SF Board Of Supes President Calls For Safe Injection Sites For Drug Users

SAN FRANCISCO (CBS SF) — San Francisco Board of Supervisors President London Breed Tuesday called for the creation of a task force to explore the possibility of creating safe injection sites for drug users.

Breed said the task force, made up of community leaders and public health and addiction experts, would provide a report to the Board of Supervisors and Mayor Ed Lee on the issue.

ALSO READ: Injection ‘Chill Rooms’ Proposed For Oakland Needle Exchange Program

Safe injection sites, which allow users to inject drugs in a medically supervised setting, are intended to help prevent overdose deaths, reduce the spread of disease, keep needles off the streets and provide users with access to drug treatment options and other social services.

While injecting sites are already in operation in other countries including Canada, opposition in the United States has been stiff.

When Supervisor David Campos proposed last year to open a safe injection site in a homeless shelter for addicts, Mayor Ed Lee flatly rejected the idea.

However, Seattle announced plans in January to become the first city in the nation to open a safe injection site.

San Francisco has an estimated 22,000 intravenous drug users, according to the Department of Public Health.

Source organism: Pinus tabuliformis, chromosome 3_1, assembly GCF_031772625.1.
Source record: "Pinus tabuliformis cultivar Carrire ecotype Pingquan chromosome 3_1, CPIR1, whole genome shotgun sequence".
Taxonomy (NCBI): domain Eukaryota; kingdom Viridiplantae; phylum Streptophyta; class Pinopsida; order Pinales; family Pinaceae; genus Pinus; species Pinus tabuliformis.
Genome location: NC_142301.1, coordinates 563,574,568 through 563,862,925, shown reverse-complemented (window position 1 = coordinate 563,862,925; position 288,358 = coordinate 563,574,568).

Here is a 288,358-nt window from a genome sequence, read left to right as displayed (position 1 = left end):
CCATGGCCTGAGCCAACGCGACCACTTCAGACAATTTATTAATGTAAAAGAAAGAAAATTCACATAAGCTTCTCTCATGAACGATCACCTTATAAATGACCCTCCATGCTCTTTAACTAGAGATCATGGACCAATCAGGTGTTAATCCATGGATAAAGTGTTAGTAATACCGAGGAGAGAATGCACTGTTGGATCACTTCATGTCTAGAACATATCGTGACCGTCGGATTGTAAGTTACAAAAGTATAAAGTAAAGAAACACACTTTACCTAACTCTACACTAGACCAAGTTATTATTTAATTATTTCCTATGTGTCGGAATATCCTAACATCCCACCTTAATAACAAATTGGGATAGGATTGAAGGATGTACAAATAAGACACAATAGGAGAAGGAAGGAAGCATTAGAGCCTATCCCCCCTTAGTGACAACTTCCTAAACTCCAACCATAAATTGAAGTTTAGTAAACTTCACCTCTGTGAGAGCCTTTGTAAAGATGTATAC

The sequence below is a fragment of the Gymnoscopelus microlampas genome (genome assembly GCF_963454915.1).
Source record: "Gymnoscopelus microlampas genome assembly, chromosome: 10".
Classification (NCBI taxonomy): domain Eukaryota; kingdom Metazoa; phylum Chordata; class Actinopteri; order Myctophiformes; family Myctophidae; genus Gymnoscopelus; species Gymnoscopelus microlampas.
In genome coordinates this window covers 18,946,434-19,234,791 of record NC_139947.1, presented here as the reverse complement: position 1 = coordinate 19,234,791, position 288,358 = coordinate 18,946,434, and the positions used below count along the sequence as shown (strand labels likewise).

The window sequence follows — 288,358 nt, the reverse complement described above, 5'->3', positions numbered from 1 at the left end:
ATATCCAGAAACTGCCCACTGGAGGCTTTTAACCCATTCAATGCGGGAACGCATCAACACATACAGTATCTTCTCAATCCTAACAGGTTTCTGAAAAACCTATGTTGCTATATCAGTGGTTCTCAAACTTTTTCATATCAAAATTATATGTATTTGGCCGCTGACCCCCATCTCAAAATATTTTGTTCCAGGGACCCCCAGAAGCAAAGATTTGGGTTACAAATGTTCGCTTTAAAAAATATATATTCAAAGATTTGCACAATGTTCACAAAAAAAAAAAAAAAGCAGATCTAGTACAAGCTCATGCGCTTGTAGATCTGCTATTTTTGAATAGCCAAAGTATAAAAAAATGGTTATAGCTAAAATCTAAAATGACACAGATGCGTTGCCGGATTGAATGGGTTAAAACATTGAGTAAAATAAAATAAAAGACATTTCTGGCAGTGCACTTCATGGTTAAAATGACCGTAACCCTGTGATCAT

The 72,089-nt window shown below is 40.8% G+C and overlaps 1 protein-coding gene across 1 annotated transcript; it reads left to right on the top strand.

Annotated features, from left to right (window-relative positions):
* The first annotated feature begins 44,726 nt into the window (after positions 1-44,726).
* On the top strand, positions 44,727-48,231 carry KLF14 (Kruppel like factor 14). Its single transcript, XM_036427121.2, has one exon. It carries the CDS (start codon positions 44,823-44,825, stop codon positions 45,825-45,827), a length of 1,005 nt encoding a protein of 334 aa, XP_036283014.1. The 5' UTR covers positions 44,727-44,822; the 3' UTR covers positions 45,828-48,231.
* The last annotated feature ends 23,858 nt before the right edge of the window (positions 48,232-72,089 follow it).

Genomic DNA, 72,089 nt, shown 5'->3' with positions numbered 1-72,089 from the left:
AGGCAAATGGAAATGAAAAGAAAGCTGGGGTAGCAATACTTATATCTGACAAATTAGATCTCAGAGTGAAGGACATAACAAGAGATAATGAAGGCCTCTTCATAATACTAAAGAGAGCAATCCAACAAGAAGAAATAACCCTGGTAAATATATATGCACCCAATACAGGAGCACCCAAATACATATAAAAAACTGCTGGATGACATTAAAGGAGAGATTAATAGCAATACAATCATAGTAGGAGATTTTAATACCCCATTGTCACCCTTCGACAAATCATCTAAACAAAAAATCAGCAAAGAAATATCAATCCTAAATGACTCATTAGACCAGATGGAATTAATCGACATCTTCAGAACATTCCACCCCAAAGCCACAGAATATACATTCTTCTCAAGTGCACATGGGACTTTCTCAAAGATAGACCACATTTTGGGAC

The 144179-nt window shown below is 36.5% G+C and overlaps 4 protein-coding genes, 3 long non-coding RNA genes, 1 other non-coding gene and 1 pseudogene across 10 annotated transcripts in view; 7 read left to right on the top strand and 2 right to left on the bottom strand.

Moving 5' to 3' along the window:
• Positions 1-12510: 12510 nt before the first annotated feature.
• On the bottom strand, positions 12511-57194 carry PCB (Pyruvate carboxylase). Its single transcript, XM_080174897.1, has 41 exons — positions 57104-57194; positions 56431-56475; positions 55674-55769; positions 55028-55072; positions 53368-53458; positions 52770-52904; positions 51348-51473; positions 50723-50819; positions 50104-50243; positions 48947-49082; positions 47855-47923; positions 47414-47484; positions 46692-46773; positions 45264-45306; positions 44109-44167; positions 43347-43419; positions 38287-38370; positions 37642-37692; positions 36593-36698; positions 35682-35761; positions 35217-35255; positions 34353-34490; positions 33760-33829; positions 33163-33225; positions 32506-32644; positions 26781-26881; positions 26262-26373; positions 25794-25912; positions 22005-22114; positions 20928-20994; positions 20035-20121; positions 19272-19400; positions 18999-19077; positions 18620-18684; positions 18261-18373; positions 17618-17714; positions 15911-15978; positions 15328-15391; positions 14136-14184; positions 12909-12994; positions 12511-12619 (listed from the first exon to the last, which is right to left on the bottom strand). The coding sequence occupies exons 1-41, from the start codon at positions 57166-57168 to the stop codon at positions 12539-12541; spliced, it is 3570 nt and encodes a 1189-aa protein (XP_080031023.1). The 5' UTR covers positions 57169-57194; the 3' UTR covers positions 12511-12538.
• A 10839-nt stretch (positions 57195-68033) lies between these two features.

The city has had some success in reducing the transmission of hepatitis C and HIV through the use of needle exchange programs, which allow users to obtain clean needles, but Breed today noted that needles still litter areas near City Hall and downtown.

“I don’t know if safe injection services are the answer. To be honest, I have serious reservations about them,” Breed said. “But this issue is too acute—the harm too great—for us to rule out any possible solution without at least studying it first.”

Breed has asked the City Attorney to draft legislation that would create the task force, and expects to introduce it in March.

 

Comments

One Comment

  1. San Francisco had the same mental state as was Rome during the time of Nero.

  2. Greg Gadfly says:

    Several DEA agents had been taking heroin and needles from addicts they knew to be HIV positive and gave the needles and heroin to informants as rewards for information.

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